Jeneille Lewis: How does designing men’s clothing differ from designing women’s clothes?
Odini Sutherland: I find it much easier. I don’t know why. I prefer to dress men than women. I’m not very big on form fitting things, but I do like things well tailored and I just really enjoy dressing men. I actually hate making women’s clothes. Well maybe not hate, but I don’t enjoy the creating process at all.
Jeneille Lewis: Describe the general process you go through to design and realize a piece of clothing. How long does it usually take you to construct a piece?
Odini Sutherland: I rarely sketch which is awful, so I need to work on that. I have an idea and I will probably just jot something down on an errant piece of paper so I don’t forget and then I get right into pattern cutting. Once that’s done, I create a sample piece out of some manner of cheap fabric, do fittings make adjustments to the pattern if necessary. I remake another sample if needed. Once it’s perfect and I’ve found some fabric that pleases me, I cut and sew. Construction varies. A simple pair of shorts, from the cutting of the fabric to the final sewing if I worked nonstop may take me four hours.
Jeneille Lewis: What are some of your accomplishments as a designer?
Odini Sutherland: Graduating from fashion school was a big deal; there are many moments where I was convinced I was going to fail. My point of view as compared to my tutors often differed greatly. As grades in fashion are based a great deal on opinion it was pretty touch and go sometimes.
Second major accomplishment was completing my last collection, Sans Peur. When I finished the collection I was in disbelief that I had done it because I was sometimes working 12 hour days at my day job then would come home to sew. It was non-stop and I was dead tired. I don’t know if I’ve recovered since. But it was good to see the work on the runway. It was pretty damn good.
Jeneille Lewis: Who are some of your favorite designers?
Odini Sutherland: Christopher Bailey at Burberry and Riccardo Tisci at Givenchy. They do brilliant menswear.
Jeneille Lewis: How long have you worked as a designer?
Odini Sutherland: Officially for just about three months. And by official I mean, creating clothing under my brand. But I have been designing clothing since I have been at fashion school so about two years, maybe three.
Jeneille Lewis: How do you select your models?
Odini Sutherland: Usually pick the tallest guys I can find but so far it’s usually who can fit the clothes. I’m pretty easy going and ever so often you see someone and you feel like yes! I want them in my clothes! So their personal vibe and style can also influence my decision.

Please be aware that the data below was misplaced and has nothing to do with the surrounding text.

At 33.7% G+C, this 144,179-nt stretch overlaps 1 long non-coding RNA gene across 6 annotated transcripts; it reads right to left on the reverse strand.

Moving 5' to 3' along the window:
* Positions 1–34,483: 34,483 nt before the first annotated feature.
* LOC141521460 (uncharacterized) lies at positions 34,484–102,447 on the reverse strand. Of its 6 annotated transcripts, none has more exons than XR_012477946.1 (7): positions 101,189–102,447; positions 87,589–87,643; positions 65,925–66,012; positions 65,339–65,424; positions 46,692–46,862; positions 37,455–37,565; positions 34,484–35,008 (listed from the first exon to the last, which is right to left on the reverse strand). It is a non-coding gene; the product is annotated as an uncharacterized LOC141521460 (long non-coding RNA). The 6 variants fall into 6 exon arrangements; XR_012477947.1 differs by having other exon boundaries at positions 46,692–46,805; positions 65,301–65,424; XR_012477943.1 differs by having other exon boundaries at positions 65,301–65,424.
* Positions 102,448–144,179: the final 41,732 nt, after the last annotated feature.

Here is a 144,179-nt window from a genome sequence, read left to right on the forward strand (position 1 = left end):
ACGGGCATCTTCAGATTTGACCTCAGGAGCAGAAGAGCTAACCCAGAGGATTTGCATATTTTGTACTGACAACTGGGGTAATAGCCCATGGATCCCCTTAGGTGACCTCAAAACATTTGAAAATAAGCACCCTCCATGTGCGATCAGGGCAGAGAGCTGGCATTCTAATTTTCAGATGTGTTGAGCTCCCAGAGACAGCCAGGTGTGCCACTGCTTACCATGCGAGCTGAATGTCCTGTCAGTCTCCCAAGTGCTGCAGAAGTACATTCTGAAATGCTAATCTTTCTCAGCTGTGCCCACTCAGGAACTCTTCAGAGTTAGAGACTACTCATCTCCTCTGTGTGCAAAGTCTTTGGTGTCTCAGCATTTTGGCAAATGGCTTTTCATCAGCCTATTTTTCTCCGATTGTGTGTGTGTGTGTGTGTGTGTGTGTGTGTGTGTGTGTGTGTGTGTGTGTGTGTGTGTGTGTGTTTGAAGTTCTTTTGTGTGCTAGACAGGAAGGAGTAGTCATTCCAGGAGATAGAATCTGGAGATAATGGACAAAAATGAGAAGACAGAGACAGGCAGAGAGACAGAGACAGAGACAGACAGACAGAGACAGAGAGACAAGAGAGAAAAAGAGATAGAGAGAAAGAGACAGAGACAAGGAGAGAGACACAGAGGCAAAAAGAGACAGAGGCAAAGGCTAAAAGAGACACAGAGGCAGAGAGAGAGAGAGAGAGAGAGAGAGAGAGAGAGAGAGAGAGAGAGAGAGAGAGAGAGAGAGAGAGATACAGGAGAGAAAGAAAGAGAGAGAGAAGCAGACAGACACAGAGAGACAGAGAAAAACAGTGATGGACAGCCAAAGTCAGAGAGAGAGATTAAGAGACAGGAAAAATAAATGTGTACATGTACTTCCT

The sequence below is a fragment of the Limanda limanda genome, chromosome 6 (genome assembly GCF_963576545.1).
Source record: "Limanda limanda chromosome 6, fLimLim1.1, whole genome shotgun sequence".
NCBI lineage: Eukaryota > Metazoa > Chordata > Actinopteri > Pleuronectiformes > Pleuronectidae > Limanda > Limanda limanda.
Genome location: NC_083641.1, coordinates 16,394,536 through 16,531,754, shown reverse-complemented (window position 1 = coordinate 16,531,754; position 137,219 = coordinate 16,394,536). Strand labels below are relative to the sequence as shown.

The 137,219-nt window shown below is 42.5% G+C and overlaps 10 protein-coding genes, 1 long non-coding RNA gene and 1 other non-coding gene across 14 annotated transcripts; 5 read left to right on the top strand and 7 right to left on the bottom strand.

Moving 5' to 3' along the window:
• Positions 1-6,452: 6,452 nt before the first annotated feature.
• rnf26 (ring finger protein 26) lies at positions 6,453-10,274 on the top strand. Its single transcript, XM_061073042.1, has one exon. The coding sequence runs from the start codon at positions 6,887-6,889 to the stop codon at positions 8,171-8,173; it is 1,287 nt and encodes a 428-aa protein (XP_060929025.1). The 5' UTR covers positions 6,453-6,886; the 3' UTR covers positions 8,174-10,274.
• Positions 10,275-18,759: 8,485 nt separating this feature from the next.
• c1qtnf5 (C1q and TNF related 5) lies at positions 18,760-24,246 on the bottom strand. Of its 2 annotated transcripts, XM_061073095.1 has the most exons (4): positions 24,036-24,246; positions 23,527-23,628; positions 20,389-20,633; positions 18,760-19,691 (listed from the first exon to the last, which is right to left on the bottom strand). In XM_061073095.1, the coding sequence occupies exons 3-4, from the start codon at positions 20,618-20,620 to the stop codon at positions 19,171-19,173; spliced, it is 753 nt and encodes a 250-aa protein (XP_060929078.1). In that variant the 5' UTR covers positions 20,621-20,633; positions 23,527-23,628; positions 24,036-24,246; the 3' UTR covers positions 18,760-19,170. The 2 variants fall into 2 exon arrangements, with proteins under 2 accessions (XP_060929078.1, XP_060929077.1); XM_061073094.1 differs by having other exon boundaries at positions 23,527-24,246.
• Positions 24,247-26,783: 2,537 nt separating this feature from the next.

Jeneille Lewis: What’s your favorite part about conceptualizing a design?
Odini Sutherland: I think it’s creating the reality from the concept. In my head it’s just like an unfulfilled wish and then when it’s completed, the wish has come true. I enjoy seeing it develop because I don’t sketch, my ideas take shape and evolve when I begin to construct. I see how the fabric falls, the way the cut rests against the body and that’s when the idea development really kicks into over drive.
Jeneille Lewis: Do you prefer sketching designs or actually constructing them?
Odini Sutherland: Construction for sure.
Jeneille Lewis: What advice do you have for aspiring fashion designers?
Odini Sutherland: My mother always tells me this one thing and so far it’s proving to be true. “Hard work never killed anyone” … so just be prepared to work hard. It’s easy to get caught up in the fashion hype but it’s good to have the work to back you up because the hype fades and what then?
Jeneille Lewis: What do you like best about designing male clothing?
Odini Sutherland: When someone gets their piece and it fits perfectly! Or they have some kind of excited freak out because of the clothes they’ve just received. That bit is pretty cool.
Jeneille Lewis: Where can readers buy your clothing?
Odini Sutherland: Right now I am taking orders via my website petaodini.com or via email at firstname.lastname@example.org. If you’re in Trinidad, I am hoping to be at the next Racked Event in the next few weeks as well.
Jeneille Lewis: We define a COCO Woman as a woman who embraces who she is and who isn’t afraid to show the world who she is. Are you a COCO woman?
Odini Sutherland: Sounds like I am!